Efsa, protecting animal welfare at slaughter
Protecting animal welfare at slaughter is about minimising the pain, distress or suffering of farmed animals at the time of killing.
Staff at slaughterhouses must put a variety of procedures in place. For example, they must carry out regular checks to ensure that animals do not present any signs of consciousness or sensibility between the end of the stunning process and death. If animals are slaughtered without prior stunning, regular checks are needed to ensure that they do not show any signs of consciousness or sensibility before being released from restraint to undergo dressing or scalding.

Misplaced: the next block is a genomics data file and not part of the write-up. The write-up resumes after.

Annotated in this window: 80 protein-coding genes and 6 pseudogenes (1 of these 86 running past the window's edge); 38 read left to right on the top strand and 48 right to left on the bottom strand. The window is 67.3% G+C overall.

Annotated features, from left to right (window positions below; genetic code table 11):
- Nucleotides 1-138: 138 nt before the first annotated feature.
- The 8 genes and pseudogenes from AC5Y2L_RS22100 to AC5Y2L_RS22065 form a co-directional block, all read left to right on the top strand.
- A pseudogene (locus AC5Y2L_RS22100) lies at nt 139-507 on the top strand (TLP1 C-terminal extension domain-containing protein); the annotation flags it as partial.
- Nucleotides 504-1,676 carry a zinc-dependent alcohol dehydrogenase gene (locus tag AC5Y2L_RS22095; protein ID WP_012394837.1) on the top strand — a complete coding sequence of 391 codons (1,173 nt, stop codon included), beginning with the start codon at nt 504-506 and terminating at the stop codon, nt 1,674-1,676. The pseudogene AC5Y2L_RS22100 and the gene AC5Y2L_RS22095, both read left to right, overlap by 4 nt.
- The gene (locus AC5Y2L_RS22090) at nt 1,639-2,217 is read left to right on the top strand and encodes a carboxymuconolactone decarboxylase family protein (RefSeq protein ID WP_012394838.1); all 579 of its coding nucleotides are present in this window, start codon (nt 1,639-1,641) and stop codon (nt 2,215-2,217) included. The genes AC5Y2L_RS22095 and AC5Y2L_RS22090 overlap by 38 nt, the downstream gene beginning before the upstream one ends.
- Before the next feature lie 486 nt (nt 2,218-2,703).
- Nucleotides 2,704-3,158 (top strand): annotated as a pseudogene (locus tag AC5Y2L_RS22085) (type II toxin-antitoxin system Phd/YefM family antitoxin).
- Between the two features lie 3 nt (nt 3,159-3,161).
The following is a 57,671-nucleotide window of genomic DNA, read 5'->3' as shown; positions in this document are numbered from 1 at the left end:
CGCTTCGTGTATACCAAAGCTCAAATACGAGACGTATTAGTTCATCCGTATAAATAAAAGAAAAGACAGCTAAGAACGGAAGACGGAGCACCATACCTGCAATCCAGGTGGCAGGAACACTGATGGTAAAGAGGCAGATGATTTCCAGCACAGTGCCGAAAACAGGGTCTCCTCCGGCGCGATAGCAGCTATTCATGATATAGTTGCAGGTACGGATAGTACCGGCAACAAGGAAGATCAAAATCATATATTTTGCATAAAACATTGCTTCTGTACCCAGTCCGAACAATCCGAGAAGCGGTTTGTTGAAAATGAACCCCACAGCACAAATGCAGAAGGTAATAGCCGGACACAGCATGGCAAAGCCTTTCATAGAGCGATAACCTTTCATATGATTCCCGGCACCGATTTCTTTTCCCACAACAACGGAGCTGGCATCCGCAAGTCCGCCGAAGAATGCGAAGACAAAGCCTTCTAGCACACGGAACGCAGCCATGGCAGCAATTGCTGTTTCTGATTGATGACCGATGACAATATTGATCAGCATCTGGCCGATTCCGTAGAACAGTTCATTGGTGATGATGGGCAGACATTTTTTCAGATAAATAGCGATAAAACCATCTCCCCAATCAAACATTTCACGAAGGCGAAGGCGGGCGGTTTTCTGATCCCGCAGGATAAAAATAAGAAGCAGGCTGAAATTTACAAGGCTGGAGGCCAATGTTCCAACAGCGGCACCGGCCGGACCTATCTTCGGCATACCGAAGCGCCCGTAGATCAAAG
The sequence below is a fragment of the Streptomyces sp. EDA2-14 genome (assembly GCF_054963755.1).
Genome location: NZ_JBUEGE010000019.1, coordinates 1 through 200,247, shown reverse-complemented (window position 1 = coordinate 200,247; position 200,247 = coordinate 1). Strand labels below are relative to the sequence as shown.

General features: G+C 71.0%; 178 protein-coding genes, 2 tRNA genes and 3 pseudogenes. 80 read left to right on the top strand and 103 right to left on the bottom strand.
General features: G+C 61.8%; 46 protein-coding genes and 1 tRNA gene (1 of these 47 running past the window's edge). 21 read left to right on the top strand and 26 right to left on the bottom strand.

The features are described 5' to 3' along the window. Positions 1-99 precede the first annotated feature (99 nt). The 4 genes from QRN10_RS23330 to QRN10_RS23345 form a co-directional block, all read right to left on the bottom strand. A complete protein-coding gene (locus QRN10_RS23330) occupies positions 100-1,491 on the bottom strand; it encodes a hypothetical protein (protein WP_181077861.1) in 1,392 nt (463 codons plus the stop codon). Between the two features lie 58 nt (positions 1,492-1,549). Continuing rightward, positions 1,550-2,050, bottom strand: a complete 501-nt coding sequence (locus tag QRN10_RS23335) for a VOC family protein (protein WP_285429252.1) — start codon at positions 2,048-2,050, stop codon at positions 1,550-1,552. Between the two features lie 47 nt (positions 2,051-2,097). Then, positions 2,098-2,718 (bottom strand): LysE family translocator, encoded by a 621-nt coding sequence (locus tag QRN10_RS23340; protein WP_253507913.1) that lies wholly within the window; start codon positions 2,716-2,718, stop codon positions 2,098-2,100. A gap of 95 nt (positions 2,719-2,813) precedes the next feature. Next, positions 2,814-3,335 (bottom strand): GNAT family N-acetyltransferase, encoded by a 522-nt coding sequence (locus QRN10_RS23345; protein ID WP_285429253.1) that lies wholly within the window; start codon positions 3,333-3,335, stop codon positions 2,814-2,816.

The work of EFSA’s scientific experts contributes to better animal welfare at slaughterhouses in different ways. For example, they provide scientific advice on the indicators of consciousness or sensibility in animals or on studies on stunning methods.
EFSA supports national contact points in Member States by organising meetings where they can exchange their experiences and share knowledge about welfare at the time of killing.